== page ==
I'm getting a woodie- woodie builds :) - Page 822 - RC Groups
View Poll Results: Please help name this glider
Hellferstout 5 26.32%
Numeric 9 47.37%
Knaughty 5 26.32%
Voters: 19. You may not vote on this poll

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Dec 22, 2012, 12:16 PM
Egads! It's a GIRL!
Lil Stinkpot's Avatar
Yeah, it was coming down hard earlier, huh? Right now, in north SJ, it's just raining, I think the big T storm moved down south. I bet Dad has it now in Fresno. Morning, Dad! LOL

I'm not too sure about tomorrow. Maybe a HS, or just a Radian. Tape up the hatch REAL good.

Now that I'm UP, I'd like to watch another boomer come through. One can always hope!
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Dec 22, 2012, 01:32 PM
who has rabbit ears down
Captain Canardly's Avatar
Let's try full page- I thought it should have been blue!
Dec 22, 2012, 03:39 PM
Good, fast or cheap, pick two
robh's Avatar
Katie and Al, same here! At 2:00 a.m. a massive (for CA that is) thunderstorm rolled through here and some of the thunder claps were the loudest I think I've ever heard. The house shook quite nicely on one of them. It almost started to feel like the Northridge earthquake did when I lived in Glendale years ago!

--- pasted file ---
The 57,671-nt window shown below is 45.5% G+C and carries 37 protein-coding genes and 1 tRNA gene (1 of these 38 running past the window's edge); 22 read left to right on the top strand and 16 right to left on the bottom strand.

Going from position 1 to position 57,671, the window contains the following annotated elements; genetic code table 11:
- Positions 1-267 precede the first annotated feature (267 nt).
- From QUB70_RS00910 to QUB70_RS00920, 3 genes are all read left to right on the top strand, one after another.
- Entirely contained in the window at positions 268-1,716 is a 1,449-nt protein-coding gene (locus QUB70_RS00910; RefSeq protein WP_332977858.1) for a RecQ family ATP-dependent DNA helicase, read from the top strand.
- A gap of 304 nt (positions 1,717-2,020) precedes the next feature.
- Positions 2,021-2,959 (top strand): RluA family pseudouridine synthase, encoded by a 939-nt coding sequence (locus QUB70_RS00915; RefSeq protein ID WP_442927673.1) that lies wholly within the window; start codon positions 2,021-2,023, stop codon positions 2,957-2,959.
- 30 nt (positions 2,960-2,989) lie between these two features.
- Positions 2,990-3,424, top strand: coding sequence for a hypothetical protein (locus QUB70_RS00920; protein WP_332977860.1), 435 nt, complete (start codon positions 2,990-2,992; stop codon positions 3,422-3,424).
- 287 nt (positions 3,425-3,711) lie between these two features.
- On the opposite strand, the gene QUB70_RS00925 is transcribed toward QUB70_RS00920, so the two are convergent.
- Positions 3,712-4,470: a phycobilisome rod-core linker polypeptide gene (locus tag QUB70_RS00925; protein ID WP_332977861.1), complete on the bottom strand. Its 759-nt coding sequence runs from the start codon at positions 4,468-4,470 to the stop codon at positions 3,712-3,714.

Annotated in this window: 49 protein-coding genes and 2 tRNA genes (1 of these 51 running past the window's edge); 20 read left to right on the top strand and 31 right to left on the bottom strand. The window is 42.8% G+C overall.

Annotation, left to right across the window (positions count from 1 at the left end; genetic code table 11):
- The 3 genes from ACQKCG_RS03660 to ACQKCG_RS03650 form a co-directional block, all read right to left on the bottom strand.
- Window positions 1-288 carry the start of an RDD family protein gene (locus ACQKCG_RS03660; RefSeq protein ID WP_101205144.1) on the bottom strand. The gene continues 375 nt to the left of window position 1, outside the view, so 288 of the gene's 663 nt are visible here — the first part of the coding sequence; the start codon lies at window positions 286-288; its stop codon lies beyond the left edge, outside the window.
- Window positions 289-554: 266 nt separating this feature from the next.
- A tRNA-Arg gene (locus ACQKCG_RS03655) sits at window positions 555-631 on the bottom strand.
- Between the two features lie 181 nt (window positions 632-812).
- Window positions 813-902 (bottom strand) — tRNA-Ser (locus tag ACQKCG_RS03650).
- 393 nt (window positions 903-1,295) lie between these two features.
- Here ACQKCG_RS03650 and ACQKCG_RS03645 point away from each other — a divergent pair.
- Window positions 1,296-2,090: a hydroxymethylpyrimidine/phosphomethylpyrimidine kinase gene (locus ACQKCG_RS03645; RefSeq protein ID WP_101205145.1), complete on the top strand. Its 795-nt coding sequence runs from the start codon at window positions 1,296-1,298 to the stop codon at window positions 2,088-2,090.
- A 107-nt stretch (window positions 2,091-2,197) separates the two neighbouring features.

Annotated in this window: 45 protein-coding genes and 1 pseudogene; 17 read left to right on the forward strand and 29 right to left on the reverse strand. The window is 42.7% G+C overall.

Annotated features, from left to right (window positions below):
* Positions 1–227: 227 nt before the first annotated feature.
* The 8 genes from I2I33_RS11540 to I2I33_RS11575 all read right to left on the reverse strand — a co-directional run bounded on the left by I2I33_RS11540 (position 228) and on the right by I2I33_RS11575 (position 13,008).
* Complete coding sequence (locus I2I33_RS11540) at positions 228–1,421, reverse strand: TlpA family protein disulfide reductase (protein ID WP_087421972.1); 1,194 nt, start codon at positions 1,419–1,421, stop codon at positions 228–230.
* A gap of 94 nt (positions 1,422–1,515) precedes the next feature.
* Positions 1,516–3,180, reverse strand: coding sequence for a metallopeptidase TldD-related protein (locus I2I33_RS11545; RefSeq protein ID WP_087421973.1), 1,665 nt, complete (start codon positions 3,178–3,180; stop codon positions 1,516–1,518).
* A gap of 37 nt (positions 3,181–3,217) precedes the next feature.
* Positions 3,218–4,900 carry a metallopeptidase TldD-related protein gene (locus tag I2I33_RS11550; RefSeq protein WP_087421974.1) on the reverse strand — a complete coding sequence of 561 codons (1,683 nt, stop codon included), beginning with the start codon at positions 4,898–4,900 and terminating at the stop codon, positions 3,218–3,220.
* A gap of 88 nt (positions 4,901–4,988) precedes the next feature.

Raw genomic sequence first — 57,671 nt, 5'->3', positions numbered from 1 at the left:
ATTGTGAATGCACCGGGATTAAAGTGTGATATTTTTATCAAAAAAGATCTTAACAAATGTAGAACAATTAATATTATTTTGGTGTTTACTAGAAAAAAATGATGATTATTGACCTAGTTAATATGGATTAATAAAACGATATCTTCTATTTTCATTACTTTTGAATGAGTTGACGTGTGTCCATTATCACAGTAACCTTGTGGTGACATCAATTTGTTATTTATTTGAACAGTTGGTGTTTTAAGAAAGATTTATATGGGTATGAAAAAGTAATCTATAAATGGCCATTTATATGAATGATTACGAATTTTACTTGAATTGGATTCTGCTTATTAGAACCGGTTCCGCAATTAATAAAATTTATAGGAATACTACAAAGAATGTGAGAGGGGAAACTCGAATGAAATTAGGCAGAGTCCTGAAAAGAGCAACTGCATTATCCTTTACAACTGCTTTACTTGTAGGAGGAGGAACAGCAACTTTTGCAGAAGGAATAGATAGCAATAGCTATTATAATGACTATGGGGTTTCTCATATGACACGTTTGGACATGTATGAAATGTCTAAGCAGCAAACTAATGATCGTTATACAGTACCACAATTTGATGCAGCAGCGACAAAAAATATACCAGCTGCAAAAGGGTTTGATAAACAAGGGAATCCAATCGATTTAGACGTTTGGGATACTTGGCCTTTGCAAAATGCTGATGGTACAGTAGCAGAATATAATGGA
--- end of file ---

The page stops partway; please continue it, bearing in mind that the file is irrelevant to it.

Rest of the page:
Having lived on the east cost I also miss the thunderstorms that we had and when one rolls through here it's a treat - yep, I'm one of those who appreciates a little natural pyrotechnics!

Sean - too bad that part of Santa's helpers costumes were misplaced, darn

Lastly, a blind man walks into a department store, right into the middle, with his seeing eye dog and stops. He then proceeds to start swinging his dog on its leash around over his head in circles, the dog's neck getting squeezed by the centrifugal force - faster, faster, round and round it goes. A manager comes running up and says "Sir, what are you doing!?!". The blind man says, "oh, nothing much, just looking around".

Merry Christmas to all!

Dec 22, 2012, 04:11 PM
ein flugel schplinterizer
seanpcola's Avatar
Yeah Rob, we do get some awesome thunderstorms here. I got caught out in one this past summer while I was doing some tractor work about a mile from any cover. My fault, I saw it building but thought I could finish and be back before it hit. It was almost like being on the receiving end of a mortar barrage. I truly got a bit concerned. A Pecan tree near me took a direct hit and it literally blew the squirrels out of it. They were scattered around like a battlefield.